It is precisely that blend that Eddie Gran is after. It is the same blend that Florida State had for most of the last two seasons. FSU's base personnel this season, and last as well, is the same grouping that Dennis Erickson trotted out for the majority of his time at Miami. Three wide receivers, a tight end and a running back. At the same time, the Noles were capible of throwing out two tight end, two RB sets and playing football. A few plays later it might be a designed outside zone run for E.J. Manual in the shotgun. The next drive might see a toss sweep to the running back. That constant variance is now the norm in Football at all levels.
But that is what Florida State did, it isn't necessarily what the Bearcats will be doing. One thing about Ault that I have always been fascinated with is been the way that each addition to the offense built on the established base. The offense is installed in similar fashion.
When Ault installs his offense every spring and fall, he begins with the same basic, downhill, inside zone running play that every NFL team uses. (Zone blocking is a method for determining who the offensive line will block one-on-one, who will be double-team, and which linemen will block linebackers). Inside zone is essentially a straight ahead play, and "zone" simply means each lineman has rules that may vary in regard to who he blocks. Initially, at least, there are no reads for the quarterback to make—he just makes a hand-off. [source]. Typically, when Ault calls the inside zone with no quarterback read, he calls "Slice," a term which tells the fullback or tight-end to seal the backside defensive end, a block that will, hopefully, create a cutback lane for the ball carrier. That is basic football, from the Pistol formation – but not the offense itself.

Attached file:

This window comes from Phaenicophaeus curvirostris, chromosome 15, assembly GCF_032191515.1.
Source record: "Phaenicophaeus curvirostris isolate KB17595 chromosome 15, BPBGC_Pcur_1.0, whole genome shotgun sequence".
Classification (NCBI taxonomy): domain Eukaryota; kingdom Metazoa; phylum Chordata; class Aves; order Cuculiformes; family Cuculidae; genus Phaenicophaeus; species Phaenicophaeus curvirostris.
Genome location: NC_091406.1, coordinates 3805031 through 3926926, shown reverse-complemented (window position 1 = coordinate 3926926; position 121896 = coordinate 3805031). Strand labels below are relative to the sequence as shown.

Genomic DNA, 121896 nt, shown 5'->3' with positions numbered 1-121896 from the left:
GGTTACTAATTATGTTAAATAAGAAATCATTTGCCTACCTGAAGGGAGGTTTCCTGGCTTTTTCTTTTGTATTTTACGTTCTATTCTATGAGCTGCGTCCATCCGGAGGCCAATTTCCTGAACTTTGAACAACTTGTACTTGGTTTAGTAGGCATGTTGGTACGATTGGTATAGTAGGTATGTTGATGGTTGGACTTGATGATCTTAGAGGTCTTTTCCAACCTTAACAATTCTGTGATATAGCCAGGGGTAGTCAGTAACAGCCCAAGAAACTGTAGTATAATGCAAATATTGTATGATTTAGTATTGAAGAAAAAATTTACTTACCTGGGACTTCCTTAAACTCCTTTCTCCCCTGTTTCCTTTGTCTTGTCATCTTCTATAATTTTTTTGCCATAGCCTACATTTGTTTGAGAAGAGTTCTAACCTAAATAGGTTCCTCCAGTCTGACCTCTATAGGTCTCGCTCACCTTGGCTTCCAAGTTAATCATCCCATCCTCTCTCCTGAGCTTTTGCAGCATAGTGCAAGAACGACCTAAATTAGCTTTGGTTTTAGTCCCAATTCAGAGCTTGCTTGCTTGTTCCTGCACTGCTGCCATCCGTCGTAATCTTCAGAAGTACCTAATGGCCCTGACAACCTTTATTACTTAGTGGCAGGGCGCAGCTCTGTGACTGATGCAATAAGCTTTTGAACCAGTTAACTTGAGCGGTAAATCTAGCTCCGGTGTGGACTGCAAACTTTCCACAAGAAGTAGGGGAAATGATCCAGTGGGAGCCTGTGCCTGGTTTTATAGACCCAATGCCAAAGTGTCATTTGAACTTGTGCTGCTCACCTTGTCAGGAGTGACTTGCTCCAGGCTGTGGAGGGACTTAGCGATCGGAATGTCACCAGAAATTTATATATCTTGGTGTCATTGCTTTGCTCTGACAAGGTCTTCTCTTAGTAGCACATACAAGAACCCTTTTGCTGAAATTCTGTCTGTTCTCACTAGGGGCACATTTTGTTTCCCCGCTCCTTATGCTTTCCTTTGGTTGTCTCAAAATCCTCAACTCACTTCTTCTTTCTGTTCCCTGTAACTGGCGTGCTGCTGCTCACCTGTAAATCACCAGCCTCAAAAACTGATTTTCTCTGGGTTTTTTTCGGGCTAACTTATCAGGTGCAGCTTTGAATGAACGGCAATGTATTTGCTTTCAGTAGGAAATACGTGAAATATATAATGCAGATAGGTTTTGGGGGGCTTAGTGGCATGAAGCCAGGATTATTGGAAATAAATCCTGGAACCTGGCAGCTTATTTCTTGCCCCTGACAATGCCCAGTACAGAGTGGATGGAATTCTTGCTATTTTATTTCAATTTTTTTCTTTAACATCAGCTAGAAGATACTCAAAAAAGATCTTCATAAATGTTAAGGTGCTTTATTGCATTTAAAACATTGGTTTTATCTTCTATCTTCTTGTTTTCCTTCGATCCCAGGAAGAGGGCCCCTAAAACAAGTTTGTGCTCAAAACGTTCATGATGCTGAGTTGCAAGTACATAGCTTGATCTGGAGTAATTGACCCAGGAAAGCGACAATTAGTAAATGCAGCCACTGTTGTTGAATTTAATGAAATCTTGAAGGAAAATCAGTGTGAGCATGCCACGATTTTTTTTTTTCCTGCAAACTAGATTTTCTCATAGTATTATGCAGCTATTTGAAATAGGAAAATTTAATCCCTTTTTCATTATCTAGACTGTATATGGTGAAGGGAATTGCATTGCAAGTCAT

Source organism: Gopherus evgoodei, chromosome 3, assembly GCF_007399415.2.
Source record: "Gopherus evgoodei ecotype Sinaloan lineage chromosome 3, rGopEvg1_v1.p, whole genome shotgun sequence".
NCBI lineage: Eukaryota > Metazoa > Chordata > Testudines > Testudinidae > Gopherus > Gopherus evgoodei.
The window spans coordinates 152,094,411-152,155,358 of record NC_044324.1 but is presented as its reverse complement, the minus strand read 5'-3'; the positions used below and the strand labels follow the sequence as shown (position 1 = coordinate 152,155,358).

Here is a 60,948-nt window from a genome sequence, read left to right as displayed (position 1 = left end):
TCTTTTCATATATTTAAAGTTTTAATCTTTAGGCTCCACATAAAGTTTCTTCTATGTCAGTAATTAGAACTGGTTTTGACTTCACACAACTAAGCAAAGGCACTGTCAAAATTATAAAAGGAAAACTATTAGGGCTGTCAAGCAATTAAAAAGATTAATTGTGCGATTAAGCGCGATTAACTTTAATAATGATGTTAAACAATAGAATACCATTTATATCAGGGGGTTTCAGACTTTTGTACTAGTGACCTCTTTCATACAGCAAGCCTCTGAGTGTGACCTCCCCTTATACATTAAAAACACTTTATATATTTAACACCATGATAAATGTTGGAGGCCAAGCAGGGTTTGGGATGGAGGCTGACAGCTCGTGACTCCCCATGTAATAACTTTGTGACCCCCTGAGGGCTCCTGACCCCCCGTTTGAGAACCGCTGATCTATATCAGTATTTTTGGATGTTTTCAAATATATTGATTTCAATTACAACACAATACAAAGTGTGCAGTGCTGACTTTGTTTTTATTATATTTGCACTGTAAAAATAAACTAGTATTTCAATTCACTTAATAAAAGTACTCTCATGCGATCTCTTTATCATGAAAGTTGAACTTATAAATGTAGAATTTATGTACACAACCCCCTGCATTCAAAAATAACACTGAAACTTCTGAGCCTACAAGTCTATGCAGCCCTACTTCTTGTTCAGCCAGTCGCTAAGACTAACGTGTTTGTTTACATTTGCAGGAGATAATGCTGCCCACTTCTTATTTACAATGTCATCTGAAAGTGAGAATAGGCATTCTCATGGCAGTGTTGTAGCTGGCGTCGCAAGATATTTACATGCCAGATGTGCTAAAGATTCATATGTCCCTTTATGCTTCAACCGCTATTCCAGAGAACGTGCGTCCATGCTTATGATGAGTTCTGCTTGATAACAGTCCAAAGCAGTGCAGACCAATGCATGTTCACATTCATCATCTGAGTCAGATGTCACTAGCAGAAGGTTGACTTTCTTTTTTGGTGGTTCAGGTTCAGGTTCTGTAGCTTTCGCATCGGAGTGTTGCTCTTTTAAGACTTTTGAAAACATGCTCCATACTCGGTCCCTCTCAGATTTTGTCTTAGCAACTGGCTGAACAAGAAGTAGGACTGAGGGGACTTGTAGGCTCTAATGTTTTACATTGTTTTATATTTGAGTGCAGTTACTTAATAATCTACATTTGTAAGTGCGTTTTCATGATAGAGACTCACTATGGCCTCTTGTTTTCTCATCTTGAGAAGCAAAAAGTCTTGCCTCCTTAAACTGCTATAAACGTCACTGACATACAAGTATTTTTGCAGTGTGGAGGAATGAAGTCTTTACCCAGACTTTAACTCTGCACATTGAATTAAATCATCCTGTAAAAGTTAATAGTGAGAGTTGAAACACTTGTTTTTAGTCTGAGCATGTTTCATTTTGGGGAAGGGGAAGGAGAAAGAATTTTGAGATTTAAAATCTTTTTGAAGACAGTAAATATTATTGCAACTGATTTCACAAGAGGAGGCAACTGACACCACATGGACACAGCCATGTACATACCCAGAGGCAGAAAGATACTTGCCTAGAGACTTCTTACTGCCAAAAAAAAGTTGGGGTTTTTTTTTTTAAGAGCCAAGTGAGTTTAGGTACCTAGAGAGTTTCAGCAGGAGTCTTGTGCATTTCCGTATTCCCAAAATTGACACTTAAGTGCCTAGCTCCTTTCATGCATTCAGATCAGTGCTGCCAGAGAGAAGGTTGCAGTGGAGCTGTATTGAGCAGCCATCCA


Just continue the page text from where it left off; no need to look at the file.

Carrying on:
Then it gets interesting. After "Slice," Ault installs "Bluff" – another scheme NFL teams are now using. Bluff is Ault’s take on the zone read. Ault has his quarterback and running back turn away from where the base run play is going, so the quarterback can read the defensive end to the backside, who is not blocked, to determine whether to hand the ball off or keep it himself. The running back also begins away from the side the play is going. His job is to open his arms, and take the hand-off only if the quarterback decides to give it to him, and then bend his path to the play side.
The other element Ault adds is the "arc" block. The fullback or tight-end loops around the defensive end that the quarterback is reading – making it look the same as Slice – but instead of sealing him off, the blocker bypasses him to take on the first defender in the alley, typically an outside linebacker. Not only is this effective deception, it is also designed to defeat most common defensive responses to the zone read [source].
Which brings me back to Gran, Hiller and what I think they are trying to build on offense here at UC. My hunch is that Gran wants to incorperate some of the schemes that have come to be thought of as College only, the inverted veer, zone read, QB zones with the more tried and true classics. The inside/outside zone, power O etc. If I can go back to the Tuberville quote at the top of the page. There are almost certainly more run block schemes under Hiller than there were under previous offensive line coach Don Mahoney. But that doesn't mean that the Bearcats will be running "four or five" times more plays than they were before. But they will almost certainly be adding a legitimate power play to the collection, a counter blocking scheme to mirror that makes sense. Maybe Gran will get crazy and add the horn play to the collection. But all of those concepts can be run out of any formation. So yeah Austen Bujnoch, Eric LeFeld, Parker Ehringer and Co might be learning some new schemes, but learning the new things isn't the issue. Taking all those different concepts and folding them into a cohesive offense will be.
Hiller is a good man for the job. His background is in zone blocking, but spending that year in Reno couldn't help but expand his horizons. That could be a faulty assumption, but if Greg Roman can pick up enough knowledge from a few days with Ault to effectively legitimize the usefulness of the Pistol to the NFL at large Hiller had to learn something?
I have no idea if what he learned will result in Brendon Kay and Co. pistol whipping the Big East all the way to a BCS bid. But it will surely manifest itself in someway. How exactly remains to be seen. But if you are Eddie Gran you don't go out of your way to hire Hiller, a coach with no ties to anyone else on his staff, unless you plan to use what he has picked up.